Drawing connections between our bodies and our behaviour reveals systems thinking in new ways that can lend themselves to contemplating greater ways to consider the relationship between design and its consequences on human health.
One of the reasons cited for not exercising is pain and discomfort, particularly if you are not regularly active. Yesterday I had the chance to confront this head-on as I lay on the table getting Fascial Stretch Therapy at my gym. I exercise regularly and do my best to stretch, but nowhere near enough as my therapist (painfully) pointed out to me. FST is a technique that involves controlled manipulation of your body to stretch your muscles in ways that go beyond what one might do with regular stretches on their own or through yoga.
FST and yoga are attractive not only to my body — which really needs the stretching! — but also my mind, and not just for the mental relaxation and body awareness that they encourage, but also because they inspire both systems thinking and design thinking. In doing so, it reveals to me how these two concepts so often need to be linked to fully appreciate how systems function and how design can contribute to solutions or problems within such systems.
A technique like FST or practice like yoga are systems-oriented in that they fundamentally recognize the interconnections between groups of muscles, biological subsystems, and the environment in which these intersect. Thus, while there may be discomfort in your back, the cause may be located in the hips or legs or feet — or all three — and that only by addressing these other areas can one reasonably hope to address the problem in a satisfactory manner. This is systems thinking about a biological problem.
The reason these problems persist is a matter of design. I am seeking help stretching my muscles because I work in an environment that has me sitting most of the day in meetings, facing a computer screen typing madly, or leaning up against a wall in the hallway. I do keep active by walking to work and taking the stairs and running back and forth between my research group‘s area and my office, but that only does so much. The design of my space, my job, and the social conditions that frame how both of those interact with my body has real implications for my health and wellbeing. The conditions in which my biological system is changed is a matter of design.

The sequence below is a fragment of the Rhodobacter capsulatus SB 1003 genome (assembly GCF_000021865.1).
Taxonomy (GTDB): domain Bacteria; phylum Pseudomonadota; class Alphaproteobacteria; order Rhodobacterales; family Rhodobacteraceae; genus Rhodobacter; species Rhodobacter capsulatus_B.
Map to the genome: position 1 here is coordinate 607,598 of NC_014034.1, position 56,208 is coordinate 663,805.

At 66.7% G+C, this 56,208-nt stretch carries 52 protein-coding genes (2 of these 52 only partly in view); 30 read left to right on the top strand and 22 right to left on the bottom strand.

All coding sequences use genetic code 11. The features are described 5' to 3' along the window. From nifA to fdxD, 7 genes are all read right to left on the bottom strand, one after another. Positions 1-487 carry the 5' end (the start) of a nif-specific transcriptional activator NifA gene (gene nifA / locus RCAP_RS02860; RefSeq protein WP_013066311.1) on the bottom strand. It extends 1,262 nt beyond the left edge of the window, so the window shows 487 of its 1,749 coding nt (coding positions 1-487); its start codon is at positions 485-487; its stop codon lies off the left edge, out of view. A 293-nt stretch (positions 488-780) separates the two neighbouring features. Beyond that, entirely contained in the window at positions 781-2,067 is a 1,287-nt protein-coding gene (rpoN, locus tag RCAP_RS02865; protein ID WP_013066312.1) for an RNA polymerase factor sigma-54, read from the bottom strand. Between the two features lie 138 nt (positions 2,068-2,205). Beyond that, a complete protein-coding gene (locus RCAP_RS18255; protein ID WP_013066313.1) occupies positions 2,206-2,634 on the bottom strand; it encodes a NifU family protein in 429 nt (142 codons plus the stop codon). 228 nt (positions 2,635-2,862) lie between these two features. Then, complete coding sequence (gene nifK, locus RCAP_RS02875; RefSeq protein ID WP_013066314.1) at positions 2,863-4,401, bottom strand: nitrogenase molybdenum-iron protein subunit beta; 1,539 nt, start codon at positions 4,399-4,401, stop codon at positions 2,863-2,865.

This is a system with a design problem and therefore requires systems thinking and design as the solution.
Speaking with my FST therapist, the distinctions between a systems approach to care and the more traditional models became more obvious than ever. I couldn’t think of an area of medicine that would deal with the systems problem I was seeking treatment for. And while there are many who deal with issues of ergonomics, workplace stress, and the architecture of buildings, I can’t think of any person or group that would deal with the design of my work in a manner that would improve my health at a systems level. Instead, there are many who would deal with a component of the problem, reducing the whole into parts, and treat them independently. In doing so, the amount of effort required to get things addressed increases, costs go up, and the effectiveness goes down. This is our modern health care system.
While FST works for muscles and biology, we need something similar for our social and organizational systems.
What would happen if we took a systems and design oriented approach to these problems, looking at our social systems like my therapist looks at my body as a biological system? What can we learn from more holistic approaches to treatment that can be applied to social systems and prevention? And how can design help us bring those together in a cohesive manner?
Until we ask these questions and vigorously pursue the answers to them, tight, inflexible and uncomfortable may be terms used for more than just our muscles.